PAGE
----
Big Data: Enabling the Future of Healthcare
By Anthony Jones, MD
Everyone’s talking about the importance of big data in healthcare. Yet as the data piles up – most of it still in different silos – health systems are struggling to turn big data from just a concept into a reality. Here’s how I see big data having the biggest impact on the health of populations, both today and tomorrow.
Most healthcare organizations today are using two sets of data: retrospective (basic event-based information collected from medical records or insurance claims) and real-time clinical (the information captured and presented at the point of care — imaging, blood pressure, oxygen saturation , heart rate, etc.). For example, if a diabetic patient enters the hospital complaining about numbness in their toes, instead of immediately assuming the cause is their diabetes, the clinician could monitor their blood flow and oxygen saturation and potentially determine if there’s something more threatening — like an aneurism or stroke — around the corner.
Where real pioneering technologies have succeeded is putting these two data pieces together in a way that clinicians can grasp the relevant information and use it to identify trends that will impact the future of healthcare – predictive analytics. So for example, if more diabetic patients start to present a similar trend of numbness in their toes, the coupling of real-time and retrospective data can potentially help doctors analyze how treatments will work on a particular population. This gives hospitals a much stronger ability to develop preventative and longer-term services customized for their patients.
Now what if we take data a step further and introduce gene sequencing into the picture? Today, gene sequencing is used primarily to determine the course of treatment for cancer patients. As we reach an inflection point in the cost of gene sequencing, this data will be routinely added to a patient’s health record. Imagine the kind of impact this data will have on treating infectious diseases, where hours and even minutes matter. The next time there’s a disease outbreak, we could potentially know the genome of the infectious organism, the susceptibility of the organism to various antibiotic therapies, and determine the correct course of action without wasting precious resources in trial and error.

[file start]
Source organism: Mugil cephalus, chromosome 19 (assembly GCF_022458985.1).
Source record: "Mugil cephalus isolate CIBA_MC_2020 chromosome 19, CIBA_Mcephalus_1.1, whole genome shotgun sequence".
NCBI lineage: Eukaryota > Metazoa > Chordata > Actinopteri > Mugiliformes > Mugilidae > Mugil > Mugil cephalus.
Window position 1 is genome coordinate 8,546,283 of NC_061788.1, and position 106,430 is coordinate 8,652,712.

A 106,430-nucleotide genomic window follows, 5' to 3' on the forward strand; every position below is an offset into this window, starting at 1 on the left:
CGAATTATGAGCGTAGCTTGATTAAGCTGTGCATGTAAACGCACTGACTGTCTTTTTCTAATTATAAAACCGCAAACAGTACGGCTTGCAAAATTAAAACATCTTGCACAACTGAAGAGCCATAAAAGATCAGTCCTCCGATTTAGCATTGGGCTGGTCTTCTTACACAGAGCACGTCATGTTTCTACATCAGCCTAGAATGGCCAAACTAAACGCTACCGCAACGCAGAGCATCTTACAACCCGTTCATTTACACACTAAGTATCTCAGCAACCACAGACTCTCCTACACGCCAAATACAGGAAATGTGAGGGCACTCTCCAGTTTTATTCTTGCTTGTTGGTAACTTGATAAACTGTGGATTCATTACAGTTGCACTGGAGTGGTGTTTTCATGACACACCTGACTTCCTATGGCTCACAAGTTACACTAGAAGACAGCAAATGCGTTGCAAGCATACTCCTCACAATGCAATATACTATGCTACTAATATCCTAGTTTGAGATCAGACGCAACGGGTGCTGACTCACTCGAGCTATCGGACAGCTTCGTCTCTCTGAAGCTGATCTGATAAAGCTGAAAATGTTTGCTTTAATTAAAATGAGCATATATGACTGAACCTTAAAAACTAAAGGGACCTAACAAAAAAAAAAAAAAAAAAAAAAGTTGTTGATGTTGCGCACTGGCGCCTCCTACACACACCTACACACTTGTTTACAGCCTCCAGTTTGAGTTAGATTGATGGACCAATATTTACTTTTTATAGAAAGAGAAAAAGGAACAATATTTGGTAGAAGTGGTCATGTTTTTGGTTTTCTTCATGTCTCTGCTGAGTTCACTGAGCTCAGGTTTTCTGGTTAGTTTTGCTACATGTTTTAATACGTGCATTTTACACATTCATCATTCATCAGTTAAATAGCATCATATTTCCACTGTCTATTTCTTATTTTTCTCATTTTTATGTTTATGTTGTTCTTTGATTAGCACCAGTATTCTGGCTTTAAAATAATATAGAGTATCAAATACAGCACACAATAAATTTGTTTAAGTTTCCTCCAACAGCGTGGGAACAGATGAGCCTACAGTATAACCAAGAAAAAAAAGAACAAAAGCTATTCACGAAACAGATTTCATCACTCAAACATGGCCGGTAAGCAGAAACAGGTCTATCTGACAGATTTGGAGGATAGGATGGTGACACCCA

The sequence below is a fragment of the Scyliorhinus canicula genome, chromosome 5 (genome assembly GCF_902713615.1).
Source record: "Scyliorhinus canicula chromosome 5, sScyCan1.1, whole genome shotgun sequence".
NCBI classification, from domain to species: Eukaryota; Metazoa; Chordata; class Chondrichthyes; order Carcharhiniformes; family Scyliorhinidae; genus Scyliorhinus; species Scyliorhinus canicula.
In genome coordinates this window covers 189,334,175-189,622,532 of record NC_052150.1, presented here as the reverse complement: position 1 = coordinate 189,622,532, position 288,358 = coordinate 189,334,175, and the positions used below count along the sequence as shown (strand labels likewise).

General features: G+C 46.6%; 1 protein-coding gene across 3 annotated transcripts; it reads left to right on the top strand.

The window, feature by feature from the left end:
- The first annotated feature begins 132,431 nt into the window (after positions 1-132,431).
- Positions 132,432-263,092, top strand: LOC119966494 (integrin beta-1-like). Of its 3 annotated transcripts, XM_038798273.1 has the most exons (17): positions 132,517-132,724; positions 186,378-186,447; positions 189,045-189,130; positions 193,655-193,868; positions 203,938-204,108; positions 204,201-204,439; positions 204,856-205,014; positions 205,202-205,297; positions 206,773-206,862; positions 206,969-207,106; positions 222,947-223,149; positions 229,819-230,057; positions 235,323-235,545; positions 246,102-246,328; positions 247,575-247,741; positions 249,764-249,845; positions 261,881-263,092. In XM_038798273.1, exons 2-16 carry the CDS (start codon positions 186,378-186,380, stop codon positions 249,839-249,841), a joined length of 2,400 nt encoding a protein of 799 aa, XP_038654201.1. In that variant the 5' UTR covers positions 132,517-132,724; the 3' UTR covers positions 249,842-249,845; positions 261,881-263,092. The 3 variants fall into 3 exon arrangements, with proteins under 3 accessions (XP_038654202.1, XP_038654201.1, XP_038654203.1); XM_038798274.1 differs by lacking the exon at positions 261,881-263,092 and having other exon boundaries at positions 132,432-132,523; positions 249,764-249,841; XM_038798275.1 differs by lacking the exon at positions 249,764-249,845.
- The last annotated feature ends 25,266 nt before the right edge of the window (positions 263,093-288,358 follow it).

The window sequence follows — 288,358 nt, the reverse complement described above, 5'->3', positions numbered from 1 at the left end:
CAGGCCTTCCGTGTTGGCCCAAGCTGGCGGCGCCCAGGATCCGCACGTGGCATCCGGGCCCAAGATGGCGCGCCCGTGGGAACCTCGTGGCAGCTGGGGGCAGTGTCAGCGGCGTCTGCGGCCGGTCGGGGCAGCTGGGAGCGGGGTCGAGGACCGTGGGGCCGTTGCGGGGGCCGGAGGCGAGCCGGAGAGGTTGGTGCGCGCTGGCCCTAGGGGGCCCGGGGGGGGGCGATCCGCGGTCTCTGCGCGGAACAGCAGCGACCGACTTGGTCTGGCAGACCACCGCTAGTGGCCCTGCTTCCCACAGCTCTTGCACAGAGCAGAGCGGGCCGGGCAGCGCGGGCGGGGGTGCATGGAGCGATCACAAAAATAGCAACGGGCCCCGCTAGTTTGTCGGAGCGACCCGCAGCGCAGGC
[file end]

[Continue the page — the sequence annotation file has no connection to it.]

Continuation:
Undoubtedly, we have yet to determine the most practical, cost effective way to manage this kind of data. To put it into perspective, the human body contains nearly 150 trillion gigabytes of information. Imagine collecting that kind of data for an entire population.
There’s no doubt this is a mammoth task, and while we might not be there yet, we are certainly getting closer. There are still challenges ahead: organizations are learning lessons from the early adopters and trying to determine the best ways to cooperate and share data. Undoubtedly the amount of investment required to make big data technologies work is more than what a single segment of the market can afford. That means all stakeholders, including pharma, will have to work toward a common vision. But with Accountable Care Organizations paving the path for payers and providers to work more closely together, we are heading toward success, and more importantly, better patient care.
Anthony Jones, MD is chief marketing officer, patient care and clinical informatics, for Philips Healthcare.